Mary Mary, Glasgow, until Sat 16 Jun
(Picture: Falling Abbey)
Conceptual and perceptual reality fit like a Möbius strip, chasing and paralleling each other in the work of Glasgow-based sculptor Sara Barker. Her new installed sculptural works kick the over-stuffed theoretical baggage of Minimalism about the gallery, in a series of intellectually playful compositions that at first appear very slight indeed, but slowly reveal a seriously capricious foundation that keeps the viewer on their toes.
The sculptures in the first gallery space lure the viewer into the classical perspectival cone of vision; we feel compelled to face these flimsy wooden spars straight on. This position is enclosed by two ‘bracket’ shaped forms on the wall behind our heads, emphasising the fact that the field of vision is always framed, ideologically prefigured. The sculptures take on the structuralist sanctity of the minimalist grid, opening it back up to relativity, our subjectivity. Both Caro’s pompous and romantic abstractions and LeWitt’s conceptual starkness are parodied by off-cuts of stained cheap wood and cardboard. When you start finding these objects aesthetically pleasing their ugliness mocks you; when you start reading them as theoretical statements, free from aesthetic consideration, something almost beautiful emerges. This is Barker’s greatest skill.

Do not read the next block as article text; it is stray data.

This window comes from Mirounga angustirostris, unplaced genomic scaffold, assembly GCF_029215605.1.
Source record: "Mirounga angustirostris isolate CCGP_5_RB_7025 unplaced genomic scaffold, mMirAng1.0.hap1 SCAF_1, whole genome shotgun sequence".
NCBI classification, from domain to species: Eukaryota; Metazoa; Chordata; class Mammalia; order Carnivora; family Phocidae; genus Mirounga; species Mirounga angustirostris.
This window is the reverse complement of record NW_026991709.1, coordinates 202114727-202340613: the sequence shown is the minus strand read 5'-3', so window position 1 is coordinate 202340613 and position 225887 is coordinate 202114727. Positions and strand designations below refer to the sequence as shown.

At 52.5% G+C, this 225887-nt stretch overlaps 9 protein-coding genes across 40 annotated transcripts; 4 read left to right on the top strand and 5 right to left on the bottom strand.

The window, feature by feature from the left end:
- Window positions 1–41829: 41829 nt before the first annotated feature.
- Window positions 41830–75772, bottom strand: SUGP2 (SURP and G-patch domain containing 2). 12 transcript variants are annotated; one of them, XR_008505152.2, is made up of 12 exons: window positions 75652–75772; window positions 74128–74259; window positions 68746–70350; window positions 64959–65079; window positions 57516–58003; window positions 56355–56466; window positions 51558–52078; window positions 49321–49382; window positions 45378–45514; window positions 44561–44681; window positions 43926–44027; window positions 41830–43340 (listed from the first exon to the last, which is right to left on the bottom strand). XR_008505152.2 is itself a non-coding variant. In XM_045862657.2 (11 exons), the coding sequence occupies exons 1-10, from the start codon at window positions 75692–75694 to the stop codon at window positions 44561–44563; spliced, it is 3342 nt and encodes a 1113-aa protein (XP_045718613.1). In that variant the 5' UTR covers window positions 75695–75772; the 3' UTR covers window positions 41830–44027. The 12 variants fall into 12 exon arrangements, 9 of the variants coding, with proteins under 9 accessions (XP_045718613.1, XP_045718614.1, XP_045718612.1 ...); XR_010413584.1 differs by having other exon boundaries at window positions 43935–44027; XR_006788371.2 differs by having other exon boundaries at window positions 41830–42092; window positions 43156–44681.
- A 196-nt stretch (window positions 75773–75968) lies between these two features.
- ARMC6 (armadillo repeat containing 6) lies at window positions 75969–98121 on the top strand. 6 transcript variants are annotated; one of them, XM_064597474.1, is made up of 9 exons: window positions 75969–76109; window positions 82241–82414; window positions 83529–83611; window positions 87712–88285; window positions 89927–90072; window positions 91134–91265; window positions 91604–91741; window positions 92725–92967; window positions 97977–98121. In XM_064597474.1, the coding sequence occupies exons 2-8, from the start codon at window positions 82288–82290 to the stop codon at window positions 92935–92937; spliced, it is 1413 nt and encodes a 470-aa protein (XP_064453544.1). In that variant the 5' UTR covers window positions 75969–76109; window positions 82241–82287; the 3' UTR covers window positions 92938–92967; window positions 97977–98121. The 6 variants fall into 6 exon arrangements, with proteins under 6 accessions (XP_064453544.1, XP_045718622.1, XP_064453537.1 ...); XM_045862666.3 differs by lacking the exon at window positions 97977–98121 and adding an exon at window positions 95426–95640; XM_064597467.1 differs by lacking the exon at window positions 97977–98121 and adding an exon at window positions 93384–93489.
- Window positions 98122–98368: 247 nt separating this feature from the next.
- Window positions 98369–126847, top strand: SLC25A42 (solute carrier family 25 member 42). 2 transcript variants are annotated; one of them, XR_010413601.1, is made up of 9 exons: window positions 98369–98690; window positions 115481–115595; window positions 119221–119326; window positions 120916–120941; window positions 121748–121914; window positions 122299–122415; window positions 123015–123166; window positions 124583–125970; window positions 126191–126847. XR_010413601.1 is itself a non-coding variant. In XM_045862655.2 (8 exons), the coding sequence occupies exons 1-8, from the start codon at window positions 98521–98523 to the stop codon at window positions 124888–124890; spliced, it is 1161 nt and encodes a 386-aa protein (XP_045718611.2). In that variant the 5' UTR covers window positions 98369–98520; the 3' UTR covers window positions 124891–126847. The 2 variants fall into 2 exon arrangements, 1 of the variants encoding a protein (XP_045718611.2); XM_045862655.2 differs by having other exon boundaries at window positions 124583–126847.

In the next room she continues this examination of the difference between an artistic (or conceptual) examination of space, with large cardboard rectilinear forms that frame nothing. Again, the viewer feels like they should stand straight in front of the work, only to find that this privileged position is barred by a pillar. We could go closer to the work (in the ritual of reception and viewing favoured by the abstract expressionist), but closer examination appears to reveal very little of what is usually understood to be artistic merit. Barker’s work catches us between two positions, presenting a parallax view that refuses to give up the whole truth.
One of the most successful sculptures in the show demonstrates all of Barker’s insights. ‘Falling Abbey’ is presented on a plinth of sorts, at the perfect height for seeing the work up close. As you circle this maquette of a monument to anti-art, the unchecked idealism that still bolsters most contemporary art crumbles before you.